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Chicken Questions
February 23, 2010
10:51 pm
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MandyP
Margaret, Alabama
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Game hens are the best mother hens I've ever seen. They will flat try to kill you over their eggs and their babies. I spent years dodging them on my Grandfather's farm. I hated gathering those eggs.

~Many of you have forgotten this truth but you must never forget it. You remain responsible, forever, for that which you tame.~Antoine de Saint-Exupéryn

March 18, 2010
11:03 am
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scorwin
NE Ohio
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OK, Buckey Girl.  I live in NE, OH, too.  I have one square acre but it is surrounded by a golf course.  I live in Medina county so I’m pretty sure I can have chickens.  People have horses around me.  My horses are boarded.  I have a bird dog so they couldn’t be free range anyway.

I really would like to have chickens but I’m not ready this spring.  No coop yet.  My brother-in-law has sisters with chickens. My sister says it’s very expensive to keep chickens.  Is that true?  How much a month to keep 6-8 chicken??  

March 18, 2010
11:35 am
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Flatlander
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No I don’t think chickens are expensive to keep.

I have 32 chickens and use appr. 1 bag of food per week..that is 10 dollar a bag.

On the other side..I get about 2.5 dz of eggs per day..I sell my eggs for 2 dollar a dz, so the girls “make” me 5 dollar a day.

So at the end of the week..I have made 35 dollar—minus the 10 for food is 25 dollar.

In the summer it is less, because they eat less store bought food and more greens and bugs.

That is enough to cover the cost of bedding (I use straw) and electric to prefend the water from freezing and buy a few more chicks in the spring..I would like to have 50 chickens.

Now you might not sell your eggs..but you still safe on the fact that you don’t have to buy any eggs.

Of course you need to start and get a chicken coop..but chickens expensive? no I don’t think so…a horse or even a dog is way more expensive, that is for sure.

 

 

March 18, 2010
11:36 am
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52
Stringtown, WV
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We buy about $20 in feed a month for the dozen or so chickens we have that stay in the coop most of the time. The others freerange and cost essentially nothing in upkeep. There’s not really any other ongoing cost, other than maybe oyster shell, which might be $10 a year.Chicken

52 Forever

March 18, 2010
11:43 am
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scorwin
NE Ohio
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Yes Flatlander, my other animals cost a lot.  Board, farrier, and all other costs to board 3 horses, really high.  My dog is just food but I have an asthmatic, diabetic cat that has cost me $1000s and $1000S!!  And he’s still going strong at 13!  I just didn’t want to get into something with big hidden costs!  Thanks for the info!!  Now, to get my brother-in-law to help me build a coop : ))  Can you only get chicks in the spring?  I have to get some books as you can tell!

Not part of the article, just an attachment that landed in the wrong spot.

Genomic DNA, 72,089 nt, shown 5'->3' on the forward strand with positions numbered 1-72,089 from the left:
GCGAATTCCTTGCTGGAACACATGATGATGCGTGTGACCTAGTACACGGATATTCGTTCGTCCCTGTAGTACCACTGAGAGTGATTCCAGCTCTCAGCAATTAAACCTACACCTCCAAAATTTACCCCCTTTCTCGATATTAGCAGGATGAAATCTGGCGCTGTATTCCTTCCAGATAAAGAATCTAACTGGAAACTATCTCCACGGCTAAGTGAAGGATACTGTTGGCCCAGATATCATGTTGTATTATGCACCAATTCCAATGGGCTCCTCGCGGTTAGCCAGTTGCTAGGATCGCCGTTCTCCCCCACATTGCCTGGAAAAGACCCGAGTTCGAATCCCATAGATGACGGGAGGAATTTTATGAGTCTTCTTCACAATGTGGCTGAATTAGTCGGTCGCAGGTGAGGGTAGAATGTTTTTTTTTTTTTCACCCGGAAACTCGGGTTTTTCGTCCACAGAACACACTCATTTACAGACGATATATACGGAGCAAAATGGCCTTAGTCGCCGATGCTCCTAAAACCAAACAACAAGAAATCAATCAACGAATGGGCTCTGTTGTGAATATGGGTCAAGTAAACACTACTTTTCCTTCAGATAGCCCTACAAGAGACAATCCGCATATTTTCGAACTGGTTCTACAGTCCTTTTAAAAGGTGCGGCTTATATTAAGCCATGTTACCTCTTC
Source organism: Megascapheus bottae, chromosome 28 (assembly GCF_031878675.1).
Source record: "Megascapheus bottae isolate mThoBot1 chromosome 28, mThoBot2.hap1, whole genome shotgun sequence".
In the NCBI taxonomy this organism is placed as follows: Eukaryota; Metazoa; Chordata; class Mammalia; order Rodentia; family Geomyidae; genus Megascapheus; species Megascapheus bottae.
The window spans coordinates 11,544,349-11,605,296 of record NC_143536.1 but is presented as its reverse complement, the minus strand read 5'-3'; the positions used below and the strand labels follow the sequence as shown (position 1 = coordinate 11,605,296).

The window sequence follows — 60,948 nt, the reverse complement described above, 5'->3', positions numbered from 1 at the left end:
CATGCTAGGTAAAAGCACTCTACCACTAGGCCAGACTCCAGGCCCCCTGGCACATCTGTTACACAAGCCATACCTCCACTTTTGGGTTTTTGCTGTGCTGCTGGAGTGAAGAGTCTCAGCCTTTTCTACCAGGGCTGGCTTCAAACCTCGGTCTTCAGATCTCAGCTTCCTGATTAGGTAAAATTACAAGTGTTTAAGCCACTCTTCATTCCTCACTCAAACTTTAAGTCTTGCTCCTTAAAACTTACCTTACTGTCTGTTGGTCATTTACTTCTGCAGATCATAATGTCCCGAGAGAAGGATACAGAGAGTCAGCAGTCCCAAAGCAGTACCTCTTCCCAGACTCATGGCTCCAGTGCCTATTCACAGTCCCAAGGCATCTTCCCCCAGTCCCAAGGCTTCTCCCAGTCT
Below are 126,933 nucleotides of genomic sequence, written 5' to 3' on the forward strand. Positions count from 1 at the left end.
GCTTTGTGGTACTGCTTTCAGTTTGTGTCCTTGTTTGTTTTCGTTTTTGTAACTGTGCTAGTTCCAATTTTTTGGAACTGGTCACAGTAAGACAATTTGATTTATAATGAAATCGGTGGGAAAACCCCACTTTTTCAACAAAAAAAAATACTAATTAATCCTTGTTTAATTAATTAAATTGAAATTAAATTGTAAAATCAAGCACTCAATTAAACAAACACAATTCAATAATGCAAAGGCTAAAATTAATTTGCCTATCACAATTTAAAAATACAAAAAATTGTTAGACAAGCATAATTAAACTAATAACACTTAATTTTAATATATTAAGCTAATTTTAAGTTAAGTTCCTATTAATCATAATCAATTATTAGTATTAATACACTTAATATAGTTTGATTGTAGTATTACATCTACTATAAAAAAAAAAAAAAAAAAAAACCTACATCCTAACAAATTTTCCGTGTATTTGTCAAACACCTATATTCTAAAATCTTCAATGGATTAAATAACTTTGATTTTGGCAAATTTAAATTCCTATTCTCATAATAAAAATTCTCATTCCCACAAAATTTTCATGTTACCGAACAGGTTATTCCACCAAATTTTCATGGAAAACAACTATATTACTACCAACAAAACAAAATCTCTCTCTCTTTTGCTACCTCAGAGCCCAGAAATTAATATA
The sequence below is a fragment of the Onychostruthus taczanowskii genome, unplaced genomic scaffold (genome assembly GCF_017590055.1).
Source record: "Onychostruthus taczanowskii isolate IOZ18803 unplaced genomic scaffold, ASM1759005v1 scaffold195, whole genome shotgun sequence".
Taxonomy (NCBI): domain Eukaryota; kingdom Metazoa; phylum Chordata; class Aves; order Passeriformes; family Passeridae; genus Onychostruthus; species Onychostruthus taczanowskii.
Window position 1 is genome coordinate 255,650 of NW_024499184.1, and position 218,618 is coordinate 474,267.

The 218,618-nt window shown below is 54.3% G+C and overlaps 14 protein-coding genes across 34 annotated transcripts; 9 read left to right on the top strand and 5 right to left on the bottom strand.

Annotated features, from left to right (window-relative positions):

March 18, 2010
2:52 pm
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Flatlander
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Here I can only order in the spring..but some farmers raise chicks and sell them at 19 weeks of age, just before they start laying, later in the summer.

 

March 18, 2010
3:50 pm
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52
Stringtown, WV
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Of course, the older they are, the more expensive.  You don’t want chicks without full feathers if you’re going into winter, either. Most hardware/feed stores around here get them in April. We paid $1.50 for straight run—unsexed—-last year and $2 for sexed.  Probably 2-3 days old.  I think I paid $6 for ducks—-most of which have since disappeared.   Turkeys were $12, which really makes them uneconomical, unless you want one/some for pets or to get eggs to hatch/raise your own.

52 Forever

March 18, 2010
6:29 pm
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Flatlander
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Wow 52 that is an expensive Turkey, I pay for mixed 4.35 each.

But yes they are quite expensive they die very easy.

Last year I bought 10, lost 3.

But the other grew and grew..I sold them for 1.30 lb, dressed.

And my heaviest turkey was 50 lb (dressed), but taking in consideration the amount of food they take in..I think I broke even….never the less..I ordered 20 for this year LOL

 

To stay on track chickens..I pay 2.25 per chick for the ISA brown…and/or 2.08 for the white leghorn. for pullets.

If you buy mixed they are a bit cheaper. (ISA brown 1.70 and leghorn 1.36)

But I don’t like roosters, so to be safe..I buy the pullets= girls

If I want to buy the 19 week old the chickens cost about  7 or 8 dollar each

March 19, 2010